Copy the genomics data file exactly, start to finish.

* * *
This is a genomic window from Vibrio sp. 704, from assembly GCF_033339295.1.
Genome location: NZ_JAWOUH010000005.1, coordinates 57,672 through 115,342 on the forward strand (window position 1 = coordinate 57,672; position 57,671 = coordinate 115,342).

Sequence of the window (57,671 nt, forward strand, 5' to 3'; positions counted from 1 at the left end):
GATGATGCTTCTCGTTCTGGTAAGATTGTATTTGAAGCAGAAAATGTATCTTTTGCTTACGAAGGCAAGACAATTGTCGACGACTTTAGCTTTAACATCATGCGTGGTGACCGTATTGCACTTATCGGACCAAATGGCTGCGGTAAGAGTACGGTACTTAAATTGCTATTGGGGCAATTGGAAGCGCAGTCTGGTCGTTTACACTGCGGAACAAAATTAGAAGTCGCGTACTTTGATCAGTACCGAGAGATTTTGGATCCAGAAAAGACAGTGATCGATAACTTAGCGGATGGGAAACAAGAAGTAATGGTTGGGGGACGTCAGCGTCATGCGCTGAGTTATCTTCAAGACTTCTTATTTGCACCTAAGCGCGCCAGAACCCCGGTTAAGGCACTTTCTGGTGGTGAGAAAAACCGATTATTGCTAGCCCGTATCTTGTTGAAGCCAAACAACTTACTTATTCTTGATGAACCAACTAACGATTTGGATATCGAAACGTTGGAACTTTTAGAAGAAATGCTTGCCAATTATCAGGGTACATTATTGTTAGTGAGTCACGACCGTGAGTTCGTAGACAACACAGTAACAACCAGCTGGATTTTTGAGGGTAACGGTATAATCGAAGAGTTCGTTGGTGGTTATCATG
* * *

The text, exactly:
This is a genomic window from Vibrio sp. 704, from assembly GCF_033339295.1.
Genome location: NZ_JAWOUH010000005.1, coordinates 57,672 through 115,342 on the forward strand (window position 1 = coordinate 57,672; position 57,671 = coordinate 115,342).

Sequence of the window (57,671 nt, forward strand, 5' to 3'; positions counted from 1 at the left end):
GATGATGCTTCTCGTTCTGGTAAGATTGTATTTGAAGCAGAAAATGTATCTTTTGCTTACGAAGGCAAGACAATTGTCGACGACTTTAGCTTTAACATCATGCGTGGTGACCGTATTGCACTTATCGGACCAAATGGCTGCGGTAAGAGTACGGTACTTAAATTGCTATTGGGGCAATTGGAAGCGCAGTCTGGTCGTTTACACTGCGGAACAAAATTAGAAGTCGCGTACTTTGATCAGTACCGAGAGATTTTGGATCCAGAAAAGACAGTGATCGATAACTTAGCGGATGGGAAACAAGAAGTAATGGTTGGGGGACGTCAGCGTCATGCGCTGAGTTATCTTCAAGACTTCTTATTTGCACCTAAGCGCGCCAGAACCCCGGTTAAGGCACTTTCTGGTGGTGAGAAAAACCGATTATTGCTAGCCCGTATCTTGTTGAAGCCAAACAACTTACTTATTCTTGATGAACCAACTAACGATTTGGATATCGAAACGTTGGAACTTTTAGAAGAAATGCTTGCCAATTATCAGGGTACATTATTGTTAGTGAGTCACGACCGTGAGTTCGTAGACAACACAGTAACAACCAGCTGGATTTTTGAGGGTAACGGTATAATCGAAGAGTTCGTTGGTGGTTATCATG